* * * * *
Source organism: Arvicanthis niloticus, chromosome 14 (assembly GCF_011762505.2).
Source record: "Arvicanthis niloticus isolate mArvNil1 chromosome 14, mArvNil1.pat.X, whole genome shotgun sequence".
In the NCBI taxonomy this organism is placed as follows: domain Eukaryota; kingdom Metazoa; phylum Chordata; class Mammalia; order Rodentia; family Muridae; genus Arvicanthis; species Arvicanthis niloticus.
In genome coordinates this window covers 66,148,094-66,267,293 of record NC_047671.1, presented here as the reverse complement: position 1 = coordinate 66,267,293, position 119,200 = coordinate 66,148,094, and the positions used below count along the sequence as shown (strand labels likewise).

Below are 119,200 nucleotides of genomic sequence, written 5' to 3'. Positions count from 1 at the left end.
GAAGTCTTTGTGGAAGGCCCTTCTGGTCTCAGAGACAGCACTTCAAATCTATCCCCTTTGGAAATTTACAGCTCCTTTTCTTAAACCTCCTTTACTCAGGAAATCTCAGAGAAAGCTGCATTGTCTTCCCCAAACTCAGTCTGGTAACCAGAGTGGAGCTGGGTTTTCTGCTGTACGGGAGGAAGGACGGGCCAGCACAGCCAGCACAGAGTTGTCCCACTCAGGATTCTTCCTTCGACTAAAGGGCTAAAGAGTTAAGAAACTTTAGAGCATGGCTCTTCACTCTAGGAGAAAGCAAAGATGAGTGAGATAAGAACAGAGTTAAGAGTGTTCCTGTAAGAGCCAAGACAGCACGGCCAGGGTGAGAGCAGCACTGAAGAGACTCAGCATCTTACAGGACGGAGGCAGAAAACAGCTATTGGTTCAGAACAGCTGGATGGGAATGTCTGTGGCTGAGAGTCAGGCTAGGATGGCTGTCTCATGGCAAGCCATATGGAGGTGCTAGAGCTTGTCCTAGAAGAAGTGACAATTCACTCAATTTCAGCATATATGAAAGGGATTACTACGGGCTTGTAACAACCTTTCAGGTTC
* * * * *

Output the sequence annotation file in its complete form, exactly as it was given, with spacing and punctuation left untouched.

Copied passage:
Source organism: Arvicanthis niloticus, chromosome 14 (assembly GCF_011762505.2).
Source record: "Arvicanthis niloticus isolate mArvNil1 chromosome 14, mArvNil1.pat.X, whole genome shotgun sequence".
In the NCBI taxonomy this organism is placed as follows: domain Eukaryota; kingdom Metazoa; phylum Chordata; class Mammalia; order Rodentia; family Muridae; genus Arvicanthis; species Arvicanthis niloticus.
In genome coordinates this window covers 66,148,094-66,267,293 of record NC_047671.1, presented here as the reverse complement: position 1 = coordinate 66,267,293, position 119,200 = coordinate 66,148,094, and the positions used below count along the sequence as shown (strand labels likewise).

Below are 119,200 nucleotides of genomic sequence, written 5' to 3'. Positions count from 1 at the left end.
GAAGTCTTTGTGGAAGGCCCTTCTGGTCTCAGAGACAGCACTTCAAATCTATCCCCTTTGGAAATTTACAGCTCCTTTTCTTAAACCTCCTTTACTCAGGAAATCTCAGAGAAAGCTGCATTGTCTTCCCCAAACTCAGTCTGGTAACCAGAGTGGAGCTGGGTTTTCTGCTGTACGGGAGGAAGGACGGGCCAGCACAGCCAGCACAGAGTTGTCCCACTCAGGATTCTTCCTTCGACTAAAGGGCTAAAGAGTTAAGAAACTTTAGAGCATGGCTCTTCACTCTAGGAGAAAGCAAAGATGAGTGAGATAAGAACAGAGTTAAGAGTGTTCCTGTAAGAGCCAAGACAGCACGGCCAGGGTGAGAGCAGCACTGAAGAGACTCAGCATCTTACAGGACGGAGGCAGAAAACAGCTATTGGTTCAGAACAGCTGGATGGGAATGTCTGTGGCTGAGAGTCAGGCTAGGATGGCTGTCTCATGGCAAGCCATATGGAGGTGCTAGAGCTTGTCCTAGAAGAAGTGACAATTCACTCAATTTCAGCATATATGAAAGGGATTACTACGGGCTTGTAACAACCTTTCAGGTTC